This selection from a medieval manuscript describes the different social roles that are connected with the different birds that are used in falconry. In general, falconry has very often been thought of as a noble pastime; a sport intended for princes and aristocrats. This is not reflective of its entire history, though. Regardless, falcons and falconry retain a reputation for nobility and regality.
One of the common bits of imagery associated with falcons is the falconer’s hood. These tiny hoods are fitted over the faces of falcons in order to cover their eyes. Although these hoods render the falcon blind until they are removed, they are actually used for the bird’s well-being. The hoods keep falcons calm and prevent them from suffering from undue stress. Because falcons are such visual hunters, they do not react to danger if they cannot see it. This makes them quite tame while blindfolded. A falconer’s hood may represent relaxation, trust, and obliviousness. (5)
Falcons are sometimes considered to be the fastest animals in the entire world. Peregrine Falcons can get as fast as 242 miles per hour while diving for their prey. Furthermore, the vision of falcons is thought to be acute enough to spot prey from up to two miles away. Falcons are unbelievably talented animals with incredible natural power. Falcons may represent the limits of one’ ability; the incredible depths of potential that humans and animals are capable of reaching. Falcons represent superlatives. They represent speed, power, and superhuman ability. (6)
Falcon Native American Symbolism
In most Native American traditions, falcons represent courage, strength, protection, and vigilance.
According to one Native American myth, the first falcons were born from a man who fell in love with a maiden who descended from the realm of the stars. The star maiden was one of several sisters who traveled to earth every day to dance together. One day, a great hunter named Waupee witnessed the sisters dancing. He fell in love with the youngest maiden and resolved to marry her. Unfortunately, whenever he approached the sisters, they became scared and fled from him. Waupee devised a plan. (7)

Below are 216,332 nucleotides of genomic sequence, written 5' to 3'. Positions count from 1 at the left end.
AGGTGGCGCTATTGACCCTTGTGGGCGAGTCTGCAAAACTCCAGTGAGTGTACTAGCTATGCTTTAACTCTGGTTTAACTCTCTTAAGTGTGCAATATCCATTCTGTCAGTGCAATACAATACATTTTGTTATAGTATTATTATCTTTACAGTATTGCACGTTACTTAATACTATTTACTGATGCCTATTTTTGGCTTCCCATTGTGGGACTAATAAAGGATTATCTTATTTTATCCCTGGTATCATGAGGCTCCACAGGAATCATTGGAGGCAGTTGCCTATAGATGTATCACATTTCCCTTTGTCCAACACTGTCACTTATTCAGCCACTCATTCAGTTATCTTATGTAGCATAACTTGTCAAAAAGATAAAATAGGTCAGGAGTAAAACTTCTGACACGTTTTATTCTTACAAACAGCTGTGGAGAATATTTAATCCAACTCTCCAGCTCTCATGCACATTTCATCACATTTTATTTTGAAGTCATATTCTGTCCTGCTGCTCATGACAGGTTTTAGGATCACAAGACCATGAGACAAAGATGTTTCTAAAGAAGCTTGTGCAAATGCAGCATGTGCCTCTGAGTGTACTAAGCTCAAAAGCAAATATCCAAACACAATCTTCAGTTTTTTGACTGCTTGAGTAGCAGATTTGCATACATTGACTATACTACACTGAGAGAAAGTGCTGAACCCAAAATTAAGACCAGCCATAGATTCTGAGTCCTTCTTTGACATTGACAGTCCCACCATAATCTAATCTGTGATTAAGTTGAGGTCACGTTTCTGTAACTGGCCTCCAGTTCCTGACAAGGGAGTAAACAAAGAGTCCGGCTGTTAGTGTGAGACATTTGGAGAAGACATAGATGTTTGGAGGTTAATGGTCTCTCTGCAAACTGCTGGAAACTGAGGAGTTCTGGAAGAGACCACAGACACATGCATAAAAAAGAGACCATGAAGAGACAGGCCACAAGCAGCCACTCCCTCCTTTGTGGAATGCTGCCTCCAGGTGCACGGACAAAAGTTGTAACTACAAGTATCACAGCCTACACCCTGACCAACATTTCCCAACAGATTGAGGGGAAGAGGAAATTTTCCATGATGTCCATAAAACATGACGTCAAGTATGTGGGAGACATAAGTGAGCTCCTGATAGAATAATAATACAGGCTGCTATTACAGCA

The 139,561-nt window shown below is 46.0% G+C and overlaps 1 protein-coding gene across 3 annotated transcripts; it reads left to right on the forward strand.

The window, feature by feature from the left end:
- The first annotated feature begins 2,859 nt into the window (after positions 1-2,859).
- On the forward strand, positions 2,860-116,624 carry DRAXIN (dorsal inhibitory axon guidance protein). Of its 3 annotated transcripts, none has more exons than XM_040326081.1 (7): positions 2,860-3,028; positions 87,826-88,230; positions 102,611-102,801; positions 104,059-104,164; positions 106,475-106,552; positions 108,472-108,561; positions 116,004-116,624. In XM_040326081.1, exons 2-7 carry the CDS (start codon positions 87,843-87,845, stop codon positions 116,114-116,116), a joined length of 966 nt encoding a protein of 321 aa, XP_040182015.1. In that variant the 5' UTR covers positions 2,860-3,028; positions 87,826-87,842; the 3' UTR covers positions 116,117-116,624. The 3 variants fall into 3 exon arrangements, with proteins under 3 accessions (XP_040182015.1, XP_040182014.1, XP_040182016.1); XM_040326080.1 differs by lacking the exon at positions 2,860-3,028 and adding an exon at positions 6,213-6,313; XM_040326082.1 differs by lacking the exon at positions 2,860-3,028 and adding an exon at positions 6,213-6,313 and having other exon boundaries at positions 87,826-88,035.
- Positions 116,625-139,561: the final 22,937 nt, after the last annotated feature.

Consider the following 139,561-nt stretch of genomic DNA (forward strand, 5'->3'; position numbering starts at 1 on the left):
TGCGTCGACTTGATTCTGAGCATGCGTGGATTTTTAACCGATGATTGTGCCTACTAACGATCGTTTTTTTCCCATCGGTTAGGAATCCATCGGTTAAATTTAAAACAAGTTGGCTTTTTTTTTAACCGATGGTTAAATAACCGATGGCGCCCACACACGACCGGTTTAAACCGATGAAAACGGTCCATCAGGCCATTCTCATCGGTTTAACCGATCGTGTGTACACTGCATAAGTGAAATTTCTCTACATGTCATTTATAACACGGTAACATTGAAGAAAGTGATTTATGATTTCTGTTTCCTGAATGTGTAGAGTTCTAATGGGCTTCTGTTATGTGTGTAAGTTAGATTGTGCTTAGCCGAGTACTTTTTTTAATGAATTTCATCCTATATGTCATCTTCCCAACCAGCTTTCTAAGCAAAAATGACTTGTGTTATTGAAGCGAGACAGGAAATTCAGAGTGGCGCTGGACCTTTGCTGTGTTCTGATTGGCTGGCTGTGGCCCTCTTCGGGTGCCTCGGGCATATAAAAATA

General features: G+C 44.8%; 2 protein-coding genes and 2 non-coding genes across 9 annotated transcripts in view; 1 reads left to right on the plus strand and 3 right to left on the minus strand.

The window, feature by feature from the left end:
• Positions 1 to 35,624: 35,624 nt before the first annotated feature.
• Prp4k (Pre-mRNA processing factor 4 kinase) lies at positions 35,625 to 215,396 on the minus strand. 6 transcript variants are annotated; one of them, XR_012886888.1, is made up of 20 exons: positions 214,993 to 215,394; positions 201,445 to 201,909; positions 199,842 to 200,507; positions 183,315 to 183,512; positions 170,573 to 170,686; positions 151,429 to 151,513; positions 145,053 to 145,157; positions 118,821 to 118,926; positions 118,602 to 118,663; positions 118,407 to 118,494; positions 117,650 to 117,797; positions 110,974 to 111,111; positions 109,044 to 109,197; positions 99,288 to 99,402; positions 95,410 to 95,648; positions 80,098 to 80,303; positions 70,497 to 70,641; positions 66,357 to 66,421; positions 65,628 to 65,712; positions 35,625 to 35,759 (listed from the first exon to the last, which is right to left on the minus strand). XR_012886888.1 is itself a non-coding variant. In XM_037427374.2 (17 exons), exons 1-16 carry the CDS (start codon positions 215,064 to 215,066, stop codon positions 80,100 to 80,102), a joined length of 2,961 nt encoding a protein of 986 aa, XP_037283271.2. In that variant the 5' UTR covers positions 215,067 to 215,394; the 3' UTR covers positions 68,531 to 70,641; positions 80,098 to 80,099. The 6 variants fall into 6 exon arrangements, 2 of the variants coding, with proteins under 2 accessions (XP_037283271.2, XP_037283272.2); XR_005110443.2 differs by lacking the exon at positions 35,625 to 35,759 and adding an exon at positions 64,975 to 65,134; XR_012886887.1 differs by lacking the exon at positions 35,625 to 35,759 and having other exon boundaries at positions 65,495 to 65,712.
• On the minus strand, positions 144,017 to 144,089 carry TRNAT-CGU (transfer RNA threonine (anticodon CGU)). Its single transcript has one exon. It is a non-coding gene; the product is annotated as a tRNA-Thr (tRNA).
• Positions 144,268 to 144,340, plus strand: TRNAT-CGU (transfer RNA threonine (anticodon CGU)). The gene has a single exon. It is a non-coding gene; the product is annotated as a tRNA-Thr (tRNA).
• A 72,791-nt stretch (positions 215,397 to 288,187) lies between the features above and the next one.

One day, Waupee concealed himself with a group of mice inside of a stump. When the sisters came to the earth, they began chasing the mice and Waupee seized his chance to capture the youngest sister. Although the maiden was his captive, she eventually fell in love with Waupee and the two had a son together. One day, the star maiden felt sad and missed her home amongst the stars, so she brought her son up to the heavens to meet his grandfather. When Waupee saw that they were gone, he was heartbroken. Then, the star chief gave Waupee a mission. He ordered Waupee to hunt each animal on the earth and bring a piece of their body to the stars. When this was done, the star people each chose an animal part and became the animal which they chose. As a reward for his incredible feat, Waupee was given his choice of the animals. Waupee and his wife and son selected falcon feathers and the three became falcons. (8)
Falcon Eastern Symbolism